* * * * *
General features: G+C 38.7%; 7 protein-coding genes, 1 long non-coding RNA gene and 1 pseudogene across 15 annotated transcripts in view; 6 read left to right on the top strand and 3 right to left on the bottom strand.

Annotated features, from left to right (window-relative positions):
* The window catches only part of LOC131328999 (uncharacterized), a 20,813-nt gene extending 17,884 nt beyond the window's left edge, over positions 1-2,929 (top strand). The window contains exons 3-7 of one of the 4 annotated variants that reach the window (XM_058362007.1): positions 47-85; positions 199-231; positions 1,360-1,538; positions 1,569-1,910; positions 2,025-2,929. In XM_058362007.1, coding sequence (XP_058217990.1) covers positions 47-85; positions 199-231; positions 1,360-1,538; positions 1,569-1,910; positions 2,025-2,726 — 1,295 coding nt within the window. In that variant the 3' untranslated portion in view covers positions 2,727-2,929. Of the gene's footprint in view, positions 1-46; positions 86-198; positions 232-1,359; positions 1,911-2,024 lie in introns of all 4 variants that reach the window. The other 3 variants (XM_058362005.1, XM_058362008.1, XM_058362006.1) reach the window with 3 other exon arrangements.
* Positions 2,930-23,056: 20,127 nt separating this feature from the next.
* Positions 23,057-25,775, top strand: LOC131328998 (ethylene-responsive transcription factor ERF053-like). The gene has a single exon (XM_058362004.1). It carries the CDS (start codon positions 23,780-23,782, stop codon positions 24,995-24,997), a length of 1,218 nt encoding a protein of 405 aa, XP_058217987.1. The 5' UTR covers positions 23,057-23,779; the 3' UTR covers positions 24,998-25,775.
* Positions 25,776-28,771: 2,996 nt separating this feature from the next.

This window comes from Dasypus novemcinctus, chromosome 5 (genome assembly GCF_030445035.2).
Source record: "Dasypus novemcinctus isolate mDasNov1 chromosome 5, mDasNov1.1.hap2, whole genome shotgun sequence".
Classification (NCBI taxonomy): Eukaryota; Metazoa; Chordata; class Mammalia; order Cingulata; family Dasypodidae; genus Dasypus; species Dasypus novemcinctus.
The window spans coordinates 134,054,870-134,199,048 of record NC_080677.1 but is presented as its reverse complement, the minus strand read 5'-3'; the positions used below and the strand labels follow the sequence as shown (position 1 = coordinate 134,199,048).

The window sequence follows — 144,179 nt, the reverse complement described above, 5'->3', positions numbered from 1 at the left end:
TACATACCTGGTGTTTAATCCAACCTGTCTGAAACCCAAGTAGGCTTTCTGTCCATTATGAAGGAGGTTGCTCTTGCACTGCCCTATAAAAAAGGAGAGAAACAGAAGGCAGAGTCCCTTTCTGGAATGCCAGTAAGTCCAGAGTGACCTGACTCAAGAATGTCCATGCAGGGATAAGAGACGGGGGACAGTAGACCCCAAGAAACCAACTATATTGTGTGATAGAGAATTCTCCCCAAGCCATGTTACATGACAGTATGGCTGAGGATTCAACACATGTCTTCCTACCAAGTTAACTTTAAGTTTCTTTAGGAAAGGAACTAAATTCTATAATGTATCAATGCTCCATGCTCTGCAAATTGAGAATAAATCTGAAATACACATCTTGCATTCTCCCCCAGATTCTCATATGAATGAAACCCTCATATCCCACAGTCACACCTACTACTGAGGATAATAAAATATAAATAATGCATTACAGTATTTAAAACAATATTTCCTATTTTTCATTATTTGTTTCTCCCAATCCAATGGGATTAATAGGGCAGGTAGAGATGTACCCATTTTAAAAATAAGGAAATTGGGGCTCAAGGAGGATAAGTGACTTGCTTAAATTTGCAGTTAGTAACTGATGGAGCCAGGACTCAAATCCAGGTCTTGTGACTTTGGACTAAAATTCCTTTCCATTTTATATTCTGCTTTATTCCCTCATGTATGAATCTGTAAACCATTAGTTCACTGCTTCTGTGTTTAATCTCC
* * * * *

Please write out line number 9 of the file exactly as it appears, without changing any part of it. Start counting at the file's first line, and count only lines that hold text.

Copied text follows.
Classification (NCBI taxonomy): Eukaryota; Metazoa; Chordata; class Mammalia; order Cingulata; family Dasypodidae; genus Dasypus; species Dasypus novemcinctus.